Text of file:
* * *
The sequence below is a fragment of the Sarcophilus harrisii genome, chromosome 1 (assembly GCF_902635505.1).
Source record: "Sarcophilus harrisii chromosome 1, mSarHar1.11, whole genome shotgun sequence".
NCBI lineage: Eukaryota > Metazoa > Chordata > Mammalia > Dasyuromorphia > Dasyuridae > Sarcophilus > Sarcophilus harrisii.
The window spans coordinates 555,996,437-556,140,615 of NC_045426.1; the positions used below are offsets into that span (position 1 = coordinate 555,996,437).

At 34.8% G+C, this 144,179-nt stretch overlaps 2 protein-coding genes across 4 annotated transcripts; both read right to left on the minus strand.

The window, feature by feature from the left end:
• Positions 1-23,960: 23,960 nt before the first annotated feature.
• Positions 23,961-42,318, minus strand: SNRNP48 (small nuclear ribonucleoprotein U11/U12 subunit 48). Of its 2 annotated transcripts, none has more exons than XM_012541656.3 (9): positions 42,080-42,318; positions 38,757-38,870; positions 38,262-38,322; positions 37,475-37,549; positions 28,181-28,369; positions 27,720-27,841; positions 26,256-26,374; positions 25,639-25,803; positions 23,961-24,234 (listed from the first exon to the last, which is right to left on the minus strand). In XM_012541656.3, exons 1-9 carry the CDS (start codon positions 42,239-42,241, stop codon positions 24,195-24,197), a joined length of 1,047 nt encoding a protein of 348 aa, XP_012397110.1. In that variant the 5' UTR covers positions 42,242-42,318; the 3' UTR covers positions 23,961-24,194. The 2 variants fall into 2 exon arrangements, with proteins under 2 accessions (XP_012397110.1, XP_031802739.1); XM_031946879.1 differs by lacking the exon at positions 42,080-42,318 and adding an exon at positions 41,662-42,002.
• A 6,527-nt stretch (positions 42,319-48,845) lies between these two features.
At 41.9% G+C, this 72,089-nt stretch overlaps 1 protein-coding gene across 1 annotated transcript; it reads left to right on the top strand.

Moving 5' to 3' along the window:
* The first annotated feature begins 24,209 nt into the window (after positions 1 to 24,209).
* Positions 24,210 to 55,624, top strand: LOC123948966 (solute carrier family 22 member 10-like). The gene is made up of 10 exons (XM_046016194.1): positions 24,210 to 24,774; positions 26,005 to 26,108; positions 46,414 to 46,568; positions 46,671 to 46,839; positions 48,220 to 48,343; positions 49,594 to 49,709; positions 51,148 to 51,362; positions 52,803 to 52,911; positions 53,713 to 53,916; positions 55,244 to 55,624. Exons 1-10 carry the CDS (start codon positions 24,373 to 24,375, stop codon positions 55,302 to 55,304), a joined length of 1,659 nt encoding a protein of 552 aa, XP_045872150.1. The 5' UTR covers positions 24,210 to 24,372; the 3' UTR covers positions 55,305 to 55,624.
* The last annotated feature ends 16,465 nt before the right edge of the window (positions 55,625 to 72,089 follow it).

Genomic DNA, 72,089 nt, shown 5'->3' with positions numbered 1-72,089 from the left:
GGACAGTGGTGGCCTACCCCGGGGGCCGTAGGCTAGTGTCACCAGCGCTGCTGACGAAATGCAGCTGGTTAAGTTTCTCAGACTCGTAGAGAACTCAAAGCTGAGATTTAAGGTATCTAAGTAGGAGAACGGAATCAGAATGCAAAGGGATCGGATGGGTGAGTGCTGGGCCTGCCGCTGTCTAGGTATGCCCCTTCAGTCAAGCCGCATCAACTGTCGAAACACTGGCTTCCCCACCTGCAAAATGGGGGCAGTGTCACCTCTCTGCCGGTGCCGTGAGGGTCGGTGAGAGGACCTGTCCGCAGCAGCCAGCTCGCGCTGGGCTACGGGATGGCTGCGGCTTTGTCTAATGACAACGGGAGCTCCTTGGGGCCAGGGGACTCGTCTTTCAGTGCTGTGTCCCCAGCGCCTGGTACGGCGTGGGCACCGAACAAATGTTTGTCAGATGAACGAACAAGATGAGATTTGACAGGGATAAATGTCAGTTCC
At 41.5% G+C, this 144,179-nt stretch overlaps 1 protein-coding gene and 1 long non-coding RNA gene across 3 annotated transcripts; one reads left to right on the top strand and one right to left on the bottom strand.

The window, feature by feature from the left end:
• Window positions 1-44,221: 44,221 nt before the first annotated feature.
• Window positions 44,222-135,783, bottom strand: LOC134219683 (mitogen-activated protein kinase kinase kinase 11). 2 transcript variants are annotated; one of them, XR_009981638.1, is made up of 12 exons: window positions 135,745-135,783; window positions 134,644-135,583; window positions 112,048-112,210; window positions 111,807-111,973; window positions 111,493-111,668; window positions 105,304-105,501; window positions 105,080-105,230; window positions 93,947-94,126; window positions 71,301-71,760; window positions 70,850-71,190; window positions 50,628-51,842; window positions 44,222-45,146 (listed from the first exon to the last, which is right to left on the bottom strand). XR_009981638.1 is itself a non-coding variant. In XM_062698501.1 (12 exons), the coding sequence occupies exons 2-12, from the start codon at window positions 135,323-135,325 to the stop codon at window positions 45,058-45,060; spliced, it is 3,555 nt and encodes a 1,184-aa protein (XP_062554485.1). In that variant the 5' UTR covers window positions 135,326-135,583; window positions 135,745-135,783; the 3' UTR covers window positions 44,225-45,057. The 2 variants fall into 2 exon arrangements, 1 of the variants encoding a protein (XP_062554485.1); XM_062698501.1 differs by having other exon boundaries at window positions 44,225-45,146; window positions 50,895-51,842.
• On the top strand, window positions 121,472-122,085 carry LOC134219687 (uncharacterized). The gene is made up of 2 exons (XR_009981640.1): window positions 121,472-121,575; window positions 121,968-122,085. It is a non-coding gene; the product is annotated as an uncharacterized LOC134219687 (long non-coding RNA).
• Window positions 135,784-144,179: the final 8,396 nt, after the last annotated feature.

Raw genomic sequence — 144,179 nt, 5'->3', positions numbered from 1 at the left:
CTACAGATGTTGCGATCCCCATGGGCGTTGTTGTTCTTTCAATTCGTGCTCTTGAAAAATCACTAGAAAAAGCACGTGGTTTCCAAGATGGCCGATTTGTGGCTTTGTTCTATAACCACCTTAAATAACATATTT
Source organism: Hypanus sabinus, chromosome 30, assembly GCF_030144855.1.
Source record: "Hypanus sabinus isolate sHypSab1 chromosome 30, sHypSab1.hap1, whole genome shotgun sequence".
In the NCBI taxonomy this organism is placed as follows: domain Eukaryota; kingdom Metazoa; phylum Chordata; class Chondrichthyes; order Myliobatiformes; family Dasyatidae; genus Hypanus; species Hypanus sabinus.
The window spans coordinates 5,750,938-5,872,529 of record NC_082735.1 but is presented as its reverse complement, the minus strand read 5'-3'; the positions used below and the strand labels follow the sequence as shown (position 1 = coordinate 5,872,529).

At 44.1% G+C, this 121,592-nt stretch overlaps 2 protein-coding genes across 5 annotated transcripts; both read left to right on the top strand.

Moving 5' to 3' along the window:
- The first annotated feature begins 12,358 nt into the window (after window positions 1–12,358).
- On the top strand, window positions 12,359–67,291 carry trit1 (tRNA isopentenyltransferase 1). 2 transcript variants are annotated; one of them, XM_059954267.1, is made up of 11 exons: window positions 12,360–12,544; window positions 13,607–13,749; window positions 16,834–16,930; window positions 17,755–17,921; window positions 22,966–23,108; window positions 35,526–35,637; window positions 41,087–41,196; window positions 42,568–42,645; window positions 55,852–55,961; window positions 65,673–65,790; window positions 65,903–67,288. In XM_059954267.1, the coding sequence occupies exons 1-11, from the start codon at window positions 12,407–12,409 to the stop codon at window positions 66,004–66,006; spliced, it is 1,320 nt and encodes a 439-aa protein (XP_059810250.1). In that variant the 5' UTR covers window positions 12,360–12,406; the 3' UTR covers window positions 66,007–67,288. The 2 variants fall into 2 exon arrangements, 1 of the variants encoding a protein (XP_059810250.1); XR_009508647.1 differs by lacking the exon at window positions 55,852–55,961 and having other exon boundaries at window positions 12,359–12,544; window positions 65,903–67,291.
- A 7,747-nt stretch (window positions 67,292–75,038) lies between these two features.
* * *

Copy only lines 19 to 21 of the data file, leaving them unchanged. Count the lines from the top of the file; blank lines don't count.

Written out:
• Window positions 1-44,221: 44,221 nt before the first annotated feature.
• Window positions 44,222-135,783, bottom strand: LOC134219683 (mitogen-activated protein kinase kinase kinase 11). 2 transcript variants are annotated; one of them, XR_009981638.1, is made up of 12 exons: window positions 135,745-135,783; window positions 134,644-135,583; window positions 112,048-112,210; window positions 111,807-111,973; window positions 111,493-111,668; window positions 105,304-105,501; window positions 105,080-105,230; window positions 93,947-94,126; window positions 71,301-71,760; window positions 70,850-71,190; window positions 50,628-51,842; window positions 44,222-45,146 (listed from the first exon to the last, which is right to left on the bottom strand). XR_009981638.1 is itself a non-coding variant. In XM_062698501.1 (12 exons), the coding sequence occupies exons 2-12, from the start codon at window positions 135,323-135,325 to the stop codon at window positions 45,058-45,060; spliced, it is 3,555 nt and encodes a 1,184-aa protein (XP_062554485.1). In that variant the 5' UTR covers window positions 135,326-135,583; window positions 135,745-135,783; the 3' UTR covers window positions 44,225-45,057. The 2 variants fall into 2 exon arrangements, 1 of the variants encoding a protein (XP_062554485.1); XM_062698501.1 differs by having other exon boundaries at window positions 44,225-45,146; window positions 50,895-51,842.
• On the top strand, window positions 121,472-122,085 carry LOC134219687 (uncharacterized). The gene is made up of 2 exons (XR_009981640.1): window positions 121,472-121,575; window positions 121,968-122,085. It is a non-coding gene; the product is annotated as an uncharacterized LOC134219687 (long non-coding RNA).